Your Pet Cat Might Turn More Affectionate and Clingy During the Pandemic, Says New Study

Many of us have direct experience of how helpful our pets are in the midst of the weird and stressful pandemic and lockdowns. Research has shown that pets, regardless of the species, provide stress relief and reduce loneliness.

Researchers looked at the effects of the pandemic on pets and found that a greater proportion of cat owners said their pet was more loving during the lockdown.

A study at the University of Lincoln

(Photo: Photo by Ilyas Gun / Anadolu Agency via Getty Images)
SAMSUN, TURKEY – JANUARY 07: An official pats a cat in “Cat Town” established on 20 acres of land by the Samsun Metropolitan Municipality for stray cats in Samsun, Turkey on January 7, 2021.

According to the latest study, cats who spend more time being pampered by their owners during lockdown appear to be more clingy. Given that cats have an unwarranted reputation for being aloof, this may come as a surprise to some. The researchers interviewed 5,323 people who owned pets such as horses, reptiles, birds, and fish. When they first locked down in 2020, more than 65 percent of participants noticed changes in their pet’s behavior.

Dogs exhibited the worst effects, became more demanding, and howled when left alone in the house. About 10% of dog, cat, and horse owners said the changes made their pet angry. University of Lincoln researchers found that 35.9 percent of cats received more love from their owners.

They believe this is because people crave more company and intimate physical contact. They speculate that this may have motivated cats to hunt for extra treats and other resources. The results were published in the British Journal of Animal Welfare.

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Cat well in a quarantine kennel

Four questionnaires were completed by owners at the start of their cat’s placement, three months later, and two weeks and three months after the cats left quarantine, to investigate the effects of the quarantine on 16 cats and their owners.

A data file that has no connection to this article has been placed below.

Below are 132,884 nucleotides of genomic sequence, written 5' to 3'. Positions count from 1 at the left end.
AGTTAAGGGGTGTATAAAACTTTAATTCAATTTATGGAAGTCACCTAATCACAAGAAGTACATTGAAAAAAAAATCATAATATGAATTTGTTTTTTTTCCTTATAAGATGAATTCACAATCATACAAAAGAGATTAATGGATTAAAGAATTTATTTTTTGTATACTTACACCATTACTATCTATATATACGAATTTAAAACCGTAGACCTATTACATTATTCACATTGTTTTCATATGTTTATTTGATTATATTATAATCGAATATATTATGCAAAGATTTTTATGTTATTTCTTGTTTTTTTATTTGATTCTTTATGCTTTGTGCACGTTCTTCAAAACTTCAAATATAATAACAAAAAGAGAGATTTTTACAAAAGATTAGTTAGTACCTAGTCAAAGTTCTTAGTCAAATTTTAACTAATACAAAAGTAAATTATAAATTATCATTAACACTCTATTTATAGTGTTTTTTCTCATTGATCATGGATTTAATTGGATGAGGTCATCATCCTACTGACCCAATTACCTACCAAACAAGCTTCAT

Owners reported that their cats were less clingy, less calm, more hyperactive, more aggressive, more anxious and less playful than before after delivery. The cats were kinder, loving, fearful, and talkative after they were released from custody.

Human behavior has a significant impact on your pets

Emily Shoesmith, a health scientist at the University of York, and her colleagues also examined the mental health of the owners before and during the lockdown to see if it was related to any of the changes. Pets whose owners had poorer mental health ratings prior to lockdown did not show as many changes as those whose mental health deteriorated while in detention.

Schuhmacher and colleagues point out that survey studies have numerous drawbacks, such as self-reported responses, which may represent the owner’s current mood rather than an objective response. Respondents also do not adequately represent the UK population; by far the majority of respondents were female.

“The mental health of the owner has been shown to influence the well-being and behavior of pets,” said Daniel Mills, a clinical animal behavior researcher at the University of Lincoln. “It is certainly something to think about when trying to do what is best for the animals we care for.”

However, this current study complements others showing that changes in human habits have a huge impact on the living things we spend our lives with. It also highlights the need to spend more time with our beloved pets.

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